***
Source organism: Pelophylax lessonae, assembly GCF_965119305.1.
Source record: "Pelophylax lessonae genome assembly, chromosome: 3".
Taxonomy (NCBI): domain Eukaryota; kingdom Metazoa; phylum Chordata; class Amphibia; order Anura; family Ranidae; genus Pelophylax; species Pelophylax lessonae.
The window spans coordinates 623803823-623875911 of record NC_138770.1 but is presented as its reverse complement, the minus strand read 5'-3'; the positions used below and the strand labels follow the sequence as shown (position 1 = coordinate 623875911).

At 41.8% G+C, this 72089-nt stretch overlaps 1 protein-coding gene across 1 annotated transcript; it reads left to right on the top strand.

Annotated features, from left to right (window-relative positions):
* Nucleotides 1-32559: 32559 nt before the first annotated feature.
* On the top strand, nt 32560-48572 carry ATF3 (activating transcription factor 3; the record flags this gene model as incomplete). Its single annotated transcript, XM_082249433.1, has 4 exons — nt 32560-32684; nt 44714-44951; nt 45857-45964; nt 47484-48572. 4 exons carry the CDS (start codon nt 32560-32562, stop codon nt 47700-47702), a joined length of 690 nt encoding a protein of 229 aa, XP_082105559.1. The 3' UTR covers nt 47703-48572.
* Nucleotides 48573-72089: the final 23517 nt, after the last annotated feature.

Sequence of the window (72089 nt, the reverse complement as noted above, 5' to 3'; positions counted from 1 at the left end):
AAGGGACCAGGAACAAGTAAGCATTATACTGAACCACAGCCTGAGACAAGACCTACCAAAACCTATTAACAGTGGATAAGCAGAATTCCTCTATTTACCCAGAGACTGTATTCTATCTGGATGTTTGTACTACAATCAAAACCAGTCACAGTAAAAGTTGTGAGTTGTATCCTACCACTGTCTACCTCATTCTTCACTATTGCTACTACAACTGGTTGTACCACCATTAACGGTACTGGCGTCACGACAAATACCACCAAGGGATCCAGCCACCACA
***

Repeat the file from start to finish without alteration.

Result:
Source organism: Pelophylax lessonae, assembly GCF_965119305.1.
Source record: "Pelophylax lessonae genome assembly, chromosome: 3".
Taxonomy (NCBI): domain Eukaryota; kingdom Metazoa; phylum Chordata; class Amphibia; order Anura; family Ranidae; genus Pelophylax; species Pelophylax lessonae.
The window spans coordinates 623803823-623875911 of record NC_138770.1 but is presented as its reverse complement, the minus strand read 5'-3'; the positions used below and the strand labels follow the sequence as shown (position 1 = coordinate 623875911).

At 41.8% G+C, this 72089-nt stretch overlaps 1 protein-coding gene across 1 annotated transcript; it reads left to right on the top strand.

Annotated features, from left to right (window-relative positions):
* Nucleotides 1-32559: 32559 nt before the first annotated feature.
* On the top strand, nt 32560-48572 carry ATF3 (activating transcription factor 3; the record flags this gene model as incomplete). Its single annotated transcript, XM_082249433.1, has 4 exons — nt 32560-32684; nt 44714-44951; nt 45857-45964; nt 47484-48572. 4 exons carry the CDS (start codon nt 32560-32562, stop codon nt 47700-47702), a joined length of 690 nt encoding a protein of 229 aa, XP_082105559.1. The 3' UTR covers nt 47703-48572.
* Nucleotides 48573-72089: the final 23517 nt, after the last annotated feature.

Sequence of the window (72089 nt, the reverse complement as noted above, 5' to 3'; positions counted from 1 at the left end):
AAGGGACCAGGAACAAGTAAGCATTATACTGAACCACAGCCTGAGACAAGACCTACCAAAACCTATTAACAGTGGATAAGCAGAATTCCTCTATTTACCCAGAGACTGTATTCTATCTGGATGTTTGTACTACAATCAAAACCAGTCACAGTAAAAGTTGTGAGTTGTATCCTACCACTGTCTACCTCATTCTTCACTATTGCTACTACAACTGGTTGTACCACCATTAACGGTACTGGCGTCACGACAAATACCACCAAGGGATCCAGCCACCACA